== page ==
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This house is typical of the early 20th century Fredericksburg mix of late Victorian Queen Anne style and Colonial Revival themes. These forms are shown in varied forms and decorations. Also, note the interesting porch brackets which were undoubtedly constructed in one of Fredericksburg's woodworking shops.

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This house sits on the probable site of Roger Dixon's home. This house is similar in size to Dixon's house, and it is theorized that this house is similar in style to Dixon's house that burned. The original central portion foundation in Flemish bond brick and the beaded edge siding are clues to the early date of the house. Note the traditional segmental arch of the windows and the handsomely carved trim in the eaves, the geometrically patterned transom, the old porch steps, and ironwork.

The sleeping porch was added in the early 20th century. Note the patterned front door with its bevel edge plate glass. The decorative playfulness of the Swiss Chalet style introduced to America in the 's is quite evident in this house. Note the patterned shingles and stick decoration. Charles Mortimer. Naval Academy, the Naval Observatory, and the U. Weather Bureau. Maury and his family lived in the house during the Civil War years, though he did not own the house himself. He rented the home from a cousin. Although added to and changed over the years, is one of several houses to retain the powerful presence of a late Georgian brick house with relatively small windows under traditional segmented arches.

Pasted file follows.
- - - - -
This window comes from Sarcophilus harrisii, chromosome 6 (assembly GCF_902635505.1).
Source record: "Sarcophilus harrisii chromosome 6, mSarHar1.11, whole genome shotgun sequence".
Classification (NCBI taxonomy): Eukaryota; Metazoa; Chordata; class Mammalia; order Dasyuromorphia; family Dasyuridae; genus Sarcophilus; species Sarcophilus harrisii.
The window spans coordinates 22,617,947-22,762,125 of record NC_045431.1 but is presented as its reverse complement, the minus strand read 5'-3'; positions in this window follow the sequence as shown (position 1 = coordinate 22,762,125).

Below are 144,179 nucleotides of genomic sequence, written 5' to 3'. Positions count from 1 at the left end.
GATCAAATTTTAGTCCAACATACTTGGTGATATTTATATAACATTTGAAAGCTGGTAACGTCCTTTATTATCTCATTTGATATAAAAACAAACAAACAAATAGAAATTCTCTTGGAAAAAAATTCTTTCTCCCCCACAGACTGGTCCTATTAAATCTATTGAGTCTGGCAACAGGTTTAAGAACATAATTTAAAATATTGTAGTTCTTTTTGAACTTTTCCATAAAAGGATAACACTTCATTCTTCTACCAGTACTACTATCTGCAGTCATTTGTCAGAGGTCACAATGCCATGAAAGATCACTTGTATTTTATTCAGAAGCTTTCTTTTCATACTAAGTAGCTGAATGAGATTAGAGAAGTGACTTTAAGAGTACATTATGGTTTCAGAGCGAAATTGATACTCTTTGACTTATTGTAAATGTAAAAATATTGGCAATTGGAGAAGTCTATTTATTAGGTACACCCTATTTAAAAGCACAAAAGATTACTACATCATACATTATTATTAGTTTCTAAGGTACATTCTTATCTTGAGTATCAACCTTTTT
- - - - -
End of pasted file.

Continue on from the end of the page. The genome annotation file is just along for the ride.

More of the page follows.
Note the s brick dependency, which was built as an office or shop. Charles Mortimer built as rental properties. An 18th-century physician, Lawrence Brooke, is said to have lived either in this house or during the late s. Tax records indicate that Brooke rented a house from Mortimer on Caroline Street between but do not conclusively show whether it was or that he rented.


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This colonial structure retains fine 18th-century brickwork and six original fireplaces. The house, Victorianized in the early s, has been renovated extensively by the present owners to reflect its original style. Note traditional segmental arch over windows and handsomely carved trim in eaves.

Green purchased Caroline in and soon set up his office on the lot across Princess Elizabeth Street. This house is of the late Federal style. Note handsome carved Greek Revival doorway and pair of carved stone rainwater basins. Smith, a local grocer. The house is of the Georgian tradition, as seen in the patterned brickwork of the chimneys and the metalwork of the downspout heads.

Note the Colonial Revival porch with the slight swelling in the columns, copied from the Greek style. Rowe, under Union General Pope's orders, was one of 19 prominent Fredericksburg citizens arrested in August by Federal authorities. The arrests were made in retaliation for the arrest of two Union men by Confederate authorities. Pope, known as a pompous commander, had similarly arrested citizens in Fauquier and Culpeper counties for their refusal to take the oath of allegiance to the U.

This house is a brick version of the Greek Revival townhouses seen at , , , and Note strong decoration, large garden and raised English basement. Note detailed roof lines and stained glass window in gables.

Walk Through History . . . Caroline Street

The end of Rocky Lane was the probable location of a pontoon bridge built by Union soldiers during the Civil War. General Burnside's troops began constructing the bridge across the Rappahannock on December 11, , but were hindered in nine attempts by Confederate sharpshooters. Finally, after the Confederates were driven back by heavy return fire, Union troops advanced, no doubt passing through the lots on which and stand. Also, the ironwork on porches and balconies is quite handsome.

Take a walk through Elgin's Civil War history